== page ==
US on track to miss debt payments as soon as Oct. 19: analysis

US on track to miss debt payments as soon as Oct. 19: analysis
© Greg Nash

The Bipartisan Policy Center (BPC) on Wednesday narrowed its estimate of how long the Treasury Department could stave off a default with the U.S. less than two weeks away from an unprecedented debt ceiling crisis.

The BPC, a nonpartisan think tank that closely tracks the debt limit, said the Treasury is likely to miss payments necessary to keep the country solvent between Oct. 19 and Nov. 2. They previously estimated the so-called X date to arrive between Oct. 15 and Nov. 4.

While the BPC’s new projection falls just after Treasury Secretary Janet YellenJanet Louise YellenSenate leaders face pushback on tying debt fight to defense bill Treasury refrains from naming any currency manipulators US could default within weeks absent action on debt limit: analysis MORE’s estimate of an Oct. 18, BPC director of economic policy Shai Akabas said lawmakers have no more time to waste.

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“If we are to avoid crossing the Rubicon, Congress must act before, not on, the X Date to ensure the full faith and credit of the United States,” Akabas said. 

Experts widely agree that a U.S. debt default could trigger an economic and financial crisis with global implications. The federal government would suddenly be unable to fund basic services, leaving tens of millions of federal employees, military personnel and Social Security recipients without income and with no ability to staunch the bleeding through fiscal support.

Global financial markets, which rely on the seamless flow of trillions of dollars of U.S. Treasury bonds, would also likely seize and drastically drive up interest rates.

“It would be catastrophic to not pay the government's bills, for us to be in a position where we lack the resources to pay the government's bills. It really undermines confidence in the full faith and credit of the United States, our willingness to stand behind our debts and make sure that we pay them,” Yellen said Tuesday on CNBC’s “Squawk Box.”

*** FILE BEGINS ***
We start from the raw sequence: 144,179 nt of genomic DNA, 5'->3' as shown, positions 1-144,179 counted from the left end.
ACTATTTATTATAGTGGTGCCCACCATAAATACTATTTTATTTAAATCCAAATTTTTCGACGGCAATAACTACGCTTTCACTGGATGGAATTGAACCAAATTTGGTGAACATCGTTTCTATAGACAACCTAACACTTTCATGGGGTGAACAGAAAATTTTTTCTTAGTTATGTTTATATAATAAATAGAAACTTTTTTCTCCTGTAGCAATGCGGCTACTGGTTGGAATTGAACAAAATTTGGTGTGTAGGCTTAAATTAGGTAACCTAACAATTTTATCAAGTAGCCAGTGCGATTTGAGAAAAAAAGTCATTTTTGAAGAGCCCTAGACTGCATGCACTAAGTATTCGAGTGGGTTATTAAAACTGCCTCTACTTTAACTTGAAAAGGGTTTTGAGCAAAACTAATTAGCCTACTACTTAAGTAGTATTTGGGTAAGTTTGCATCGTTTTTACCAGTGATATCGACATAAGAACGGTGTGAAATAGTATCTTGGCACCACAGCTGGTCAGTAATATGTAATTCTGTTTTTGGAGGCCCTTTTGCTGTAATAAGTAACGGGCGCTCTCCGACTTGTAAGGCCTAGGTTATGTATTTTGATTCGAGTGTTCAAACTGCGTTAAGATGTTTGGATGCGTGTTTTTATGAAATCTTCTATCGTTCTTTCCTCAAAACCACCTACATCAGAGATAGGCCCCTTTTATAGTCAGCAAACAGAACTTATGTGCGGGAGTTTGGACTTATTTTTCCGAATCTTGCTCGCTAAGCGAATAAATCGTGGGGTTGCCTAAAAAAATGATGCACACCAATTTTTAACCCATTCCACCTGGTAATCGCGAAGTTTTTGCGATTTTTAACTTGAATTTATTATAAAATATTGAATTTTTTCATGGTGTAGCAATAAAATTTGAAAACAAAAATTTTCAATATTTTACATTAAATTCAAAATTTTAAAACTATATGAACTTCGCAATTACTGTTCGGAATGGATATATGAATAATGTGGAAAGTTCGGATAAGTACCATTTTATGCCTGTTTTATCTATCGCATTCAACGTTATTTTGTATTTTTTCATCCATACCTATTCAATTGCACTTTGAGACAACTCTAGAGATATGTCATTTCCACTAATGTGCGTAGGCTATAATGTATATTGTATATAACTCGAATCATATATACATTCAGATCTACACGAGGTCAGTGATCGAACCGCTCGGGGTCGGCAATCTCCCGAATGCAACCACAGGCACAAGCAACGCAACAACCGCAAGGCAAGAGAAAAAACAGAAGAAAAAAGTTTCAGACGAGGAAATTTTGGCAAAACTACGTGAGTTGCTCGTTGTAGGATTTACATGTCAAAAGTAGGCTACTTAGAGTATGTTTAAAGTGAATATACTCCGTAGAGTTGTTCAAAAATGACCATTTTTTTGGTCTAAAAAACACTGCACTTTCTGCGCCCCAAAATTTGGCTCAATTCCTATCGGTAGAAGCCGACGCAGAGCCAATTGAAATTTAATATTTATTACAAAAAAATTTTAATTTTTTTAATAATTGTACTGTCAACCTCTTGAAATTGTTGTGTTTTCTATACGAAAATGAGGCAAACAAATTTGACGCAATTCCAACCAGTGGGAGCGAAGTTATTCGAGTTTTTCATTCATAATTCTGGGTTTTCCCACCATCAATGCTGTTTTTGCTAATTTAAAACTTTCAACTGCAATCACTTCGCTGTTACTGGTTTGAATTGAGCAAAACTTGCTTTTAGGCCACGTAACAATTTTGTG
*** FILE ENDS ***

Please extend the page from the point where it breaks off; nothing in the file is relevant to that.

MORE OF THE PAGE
“I fully expect it would cause a recession as well.”

A crisis or sudden expense before the X date could also shorten the window of time for lawmakers to restore Treasury’s borrowing capacity. 

“Even leading up to October 19, the Treasury Department will find itself with dangerously low cash levels. An unexpected event during that time frame could escalate into a financial crisis,” Akabas said.

Despite the high stakes of default, Republican senators have remained dedicated to blocking every Democratic attempt to raise or suspend the debt ceiling. GOP senators have insisted that Democrats use the budget reconciliation process, which only requires a simple majority to pass legislation, to keep the country solvent on their own.

While Democrats could pass a bill to raise the debt ceiling with only 51 votes if Republicans didn’t filibuster, GOP senators want the process of averting a default to be as politically and procedurally complicated as possible. Republicans have justified their blockade by pointing to Biden’s proposed multitrillion-dollar social services and climate bill, even though raising the debt ceiling is necessary to pay past expenses approved by both parties.

“Reconciliation is the hard way and this should be done the hard way. We’re talking about the biggest expansion of government, the biggest tax increase in American history. It ought to be hard, not easy,” said Senate Minority Whip John ThuneJohn Randolph ThuneThe Hill's Morning Report - Presented by Facebook - Congress avoids shutdown Senate dodges initial December crisis with last-minute deal Congress averts shutdown after vaccine mandate fight MORE (R-S.D.) on Tuesday.

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Democrats, however, have refused to use the reconciliation process and insist Republicans must move aside if they’re unwilling to take responsibility for a bipartisan run-up of the debt. 

The GOP voted three times to raise the debt ceiling under former President TrumpDonald TrumpBiden heading to Kansas City to promote infrastructure package Trump calls Milley a 'f---ing idiot' over Afghanistan withdrawal First rally for far-right French candidate Zemmour prompts protests, violence MORE without taking any action to reduce the national debt.

"It's impossible to do that now," said Sen. Sherrod BrownSherrod Campbell BrownSenate race in Ohio poses crucial test for Democrats Powell says Fed will consider faster taper amid surging inflation Biden faces new pressure from climate groups after Powell pick MORE (D-Ohio), chairman of the Senate Banking Committee. "There's too many pitfalls, it takes too long."